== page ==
It’s tragic that the American church equates self-knowledge with self-absorption. Maybe we’re concerned self-discovery will inevitably lead to hugging trees and smoking “left-handed cigarettes”?
Not until my ego-centric identity crumbled did I begin re-examining the question “Who am I?” The answer led me inside, and I found some ugly stuff, an identity composed of success, affirmation, and selfish ambition. In the process, I saw how I manipulated relationships and used people.
This inward journey has also led me to believe we can’t truly know God until we know ourselves. To uncover the Spirit, the True Self, you must wade through the ego’s facades and smoke screens. Until then, the ego controls things, including Christian things. This might explain why we can’t love our neighbor as ourselves, as Jesus tells us to do, especially when our neighbor is gay, Muslim or Democratic.
If you’re interested in discovering who you really are, here are a few resources:
- The Enneagram: A Christian Perspective (Richard Rohr and Andreas Ebert)
- The Road Back to You (Ian Cron and Suzanne Stabile)
- The Enneagram and Spirituality (Don Russo and Russ Hudson)
2. The ego is highly competitive and thinks in terms of win/lose.
Your ego wants to separate, divide, and draw lines to prove itself. Why else do we compete, except for superiority? And while healthy competition isn’t wrong, most people never beyond my team versus your team, my group against your group, my theology against yours.
For me, the opponent was other denominations. I believed my theology was superior, which made me a better Christian than you. Somehow, God chose to reveal the “real truth” to a small segment of mostly white people born in the last few centuries.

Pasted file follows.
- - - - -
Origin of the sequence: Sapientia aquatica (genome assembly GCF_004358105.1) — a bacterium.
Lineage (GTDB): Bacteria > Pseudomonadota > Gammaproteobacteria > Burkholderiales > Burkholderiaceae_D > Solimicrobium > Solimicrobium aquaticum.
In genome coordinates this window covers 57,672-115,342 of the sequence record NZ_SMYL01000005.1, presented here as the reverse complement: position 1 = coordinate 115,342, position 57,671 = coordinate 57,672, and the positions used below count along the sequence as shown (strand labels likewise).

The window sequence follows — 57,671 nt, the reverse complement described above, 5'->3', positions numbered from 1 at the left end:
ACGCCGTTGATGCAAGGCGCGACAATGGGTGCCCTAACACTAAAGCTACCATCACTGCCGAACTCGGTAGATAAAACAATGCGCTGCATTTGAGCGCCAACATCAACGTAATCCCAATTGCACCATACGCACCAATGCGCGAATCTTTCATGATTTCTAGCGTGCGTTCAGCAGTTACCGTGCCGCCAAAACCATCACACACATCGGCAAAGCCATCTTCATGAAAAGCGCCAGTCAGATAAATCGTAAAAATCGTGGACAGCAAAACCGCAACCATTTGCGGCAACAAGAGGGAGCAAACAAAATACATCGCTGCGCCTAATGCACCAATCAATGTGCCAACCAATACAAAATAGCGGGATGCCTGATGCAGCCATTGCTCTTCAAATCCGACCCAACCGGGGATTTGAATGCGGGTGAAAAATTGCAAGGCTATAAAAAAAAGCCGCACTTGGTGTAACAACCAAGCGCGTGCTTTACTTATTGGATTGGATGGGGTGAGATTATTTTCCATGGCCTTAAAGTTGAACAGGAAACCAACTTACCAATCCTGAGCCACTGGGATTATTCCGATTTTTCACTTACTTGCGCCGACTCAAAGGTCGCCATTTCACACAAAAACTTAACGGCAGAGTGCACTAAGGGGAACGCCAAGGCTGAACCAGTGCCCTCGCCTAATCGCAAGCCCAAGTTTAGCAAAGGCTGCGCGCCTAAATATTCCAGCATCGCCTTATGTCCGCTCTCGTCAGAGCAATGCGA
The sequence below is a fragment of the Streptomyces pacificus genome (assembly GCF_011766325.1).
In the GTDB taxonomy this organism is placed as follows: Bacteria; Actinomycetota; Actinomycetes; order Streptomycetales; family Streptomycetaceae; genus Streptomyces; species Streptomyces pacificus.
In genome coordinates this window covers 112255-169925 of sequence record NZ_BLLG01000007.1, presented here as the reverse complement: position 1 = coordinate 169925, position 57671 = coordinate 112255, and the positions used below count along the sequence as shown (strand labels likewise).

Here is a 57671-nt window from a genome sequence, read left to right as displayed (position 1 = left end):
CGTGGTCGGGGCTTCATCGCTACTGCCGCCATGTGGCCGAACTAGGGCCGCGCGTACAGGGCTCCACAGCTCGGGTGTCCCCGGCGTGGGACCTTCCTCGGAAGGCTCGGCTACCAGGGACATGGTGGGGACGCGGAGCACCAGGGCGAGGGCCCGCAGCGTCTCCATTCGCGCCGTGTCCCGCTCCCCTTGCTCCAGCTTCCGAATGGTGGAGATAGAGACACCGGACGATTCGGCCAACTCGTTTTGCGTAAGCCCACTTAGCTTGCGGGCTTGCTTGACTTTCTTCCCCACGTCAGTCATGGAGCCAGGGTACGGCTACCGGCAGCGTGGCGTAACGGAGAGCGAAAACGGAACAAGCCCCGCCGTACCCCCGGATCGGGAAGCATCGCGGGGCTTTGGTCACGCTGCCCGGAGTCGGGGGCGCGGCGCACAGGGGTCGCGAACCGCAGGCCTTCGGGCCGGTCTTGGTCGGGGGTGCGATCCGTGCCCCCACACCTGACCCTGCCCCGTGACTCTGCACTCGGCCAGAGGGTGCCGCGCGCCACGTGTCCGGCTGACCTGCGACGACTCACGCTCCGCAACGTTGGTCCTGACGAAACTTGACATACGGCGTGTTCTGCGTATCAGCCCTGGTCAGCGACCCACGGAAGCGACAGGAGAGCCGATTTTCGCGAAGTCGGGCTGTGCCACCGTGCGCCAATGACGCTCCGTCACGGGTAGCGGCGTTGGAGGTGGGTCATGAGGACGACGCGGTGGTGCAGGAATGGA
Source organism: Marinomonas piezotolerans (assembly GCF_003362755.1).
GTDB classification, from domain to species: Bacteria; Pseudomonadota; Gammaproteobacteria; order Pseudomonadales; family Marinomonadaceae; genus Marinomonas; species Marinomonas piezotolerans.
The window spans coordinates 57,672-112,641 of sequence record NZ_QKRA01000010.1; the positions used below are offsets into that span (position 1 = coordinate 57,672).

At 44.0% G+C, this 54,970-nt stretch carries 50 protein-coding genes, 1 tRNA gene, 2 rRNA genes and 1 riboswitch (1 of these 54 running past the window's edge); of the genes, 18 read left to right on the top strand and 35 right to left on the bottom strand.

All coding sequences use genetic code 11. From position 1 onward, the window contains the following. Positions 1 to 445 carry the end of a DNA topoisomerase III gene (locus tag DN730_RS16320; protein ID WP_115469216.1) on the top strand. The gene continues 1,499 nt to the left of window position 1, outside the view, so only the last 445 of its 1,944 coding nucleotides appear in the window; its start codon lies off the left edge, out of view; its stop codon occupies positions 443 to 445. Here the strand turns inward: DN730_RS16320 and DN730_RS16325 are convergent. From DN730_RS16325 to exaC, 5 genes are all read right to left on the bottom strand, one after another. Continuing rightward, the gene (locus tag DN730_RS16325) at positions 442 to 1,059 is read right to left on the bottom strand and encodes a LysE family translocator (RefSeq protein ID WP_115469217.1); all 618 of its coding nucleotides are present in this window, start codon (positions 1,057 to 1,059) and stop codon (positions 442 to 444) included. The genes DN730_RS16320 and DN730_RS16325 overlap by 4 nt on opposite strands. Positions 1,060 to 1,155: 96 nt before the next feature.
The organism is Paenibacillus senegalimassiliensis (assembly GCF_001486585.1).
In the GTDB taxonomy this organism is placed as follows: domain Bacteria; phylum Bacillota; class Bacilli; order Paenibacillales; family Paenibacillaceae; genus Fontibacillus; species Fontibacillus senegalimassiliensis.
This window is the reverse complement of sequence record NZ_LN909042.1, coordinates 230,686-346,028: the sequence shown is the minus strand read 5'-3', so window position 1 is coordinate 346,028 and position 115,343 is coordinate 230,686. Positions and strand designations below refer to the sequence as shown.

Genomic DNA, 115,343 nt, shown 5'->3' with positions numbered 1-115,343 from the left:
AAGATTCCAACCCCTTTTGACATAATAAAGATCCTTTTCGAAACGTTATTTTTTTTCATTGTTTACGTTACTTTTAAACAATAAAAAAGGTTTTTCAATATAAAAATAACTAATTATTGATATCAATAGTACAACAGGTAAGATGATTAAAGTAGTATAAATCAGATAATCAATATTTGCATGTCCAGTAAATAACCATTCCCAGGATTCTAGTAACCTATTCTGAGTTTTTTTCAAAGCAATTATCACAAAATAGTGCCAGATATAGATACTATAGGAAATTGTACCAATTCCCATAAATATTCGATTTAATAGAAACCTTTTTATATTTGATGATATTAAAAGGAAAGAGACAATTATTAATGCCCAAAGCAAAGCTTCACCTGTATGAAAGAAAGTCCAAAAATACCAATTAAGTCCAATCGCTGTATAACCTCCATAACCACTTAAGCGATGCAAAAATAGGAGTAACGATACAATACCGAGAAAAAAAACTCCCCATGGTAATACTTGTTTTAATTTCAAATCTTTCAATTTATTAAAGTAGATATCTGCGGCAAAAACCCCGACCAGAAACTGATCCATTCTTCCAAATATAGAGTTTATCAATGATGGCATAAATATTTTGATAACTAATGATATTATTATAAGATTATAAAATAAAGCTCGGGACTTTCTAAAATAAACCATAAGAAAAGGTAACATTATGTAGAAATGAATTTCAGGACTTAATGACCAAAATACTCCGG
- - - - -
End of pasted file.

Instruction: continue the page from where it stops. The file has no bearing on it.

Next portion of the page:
This is my story. For others, the ego uses political affiliation, social status, morality, skin color, nationalism to elevate itself.
Any thinking that makes you better than the person beside you for any reason is not from God. The Creator is love and doesn’t need to compete.
3. The ego must be correct and does not accept contradictions.
Most of my “Christian” journey, I thought it was my duty to have the right answers. I studied hard, and when I wasn’t really sure, I made something up.
Now I believe that “something” was my True Self, the Spirit.
In our effort to commercialize Christianity and mass market the eternal message, many American churches have eliminated uncertainty because, quite frankly, it doesn’t sell. It doesn’t sell because it’s both risky and time-consuming.
As I look at Scripture, however, I see a God who is incredibly risky (too risky for our comfort) and painfully patient. It seems God is more vulnerable than powerful and somehow God uses everything (love, death, celebration, suffering) in the larger plan.
Why did slavery happen? How could God allow the Nazis to murder so many Jews? Why are children overcome by cancer and others sold into sex slavery? For the first time, I can honestly answer, “I don’t know.” I find peace the land of unknown. I have faith that somehow, someway God knows.
And death won’t have the final word.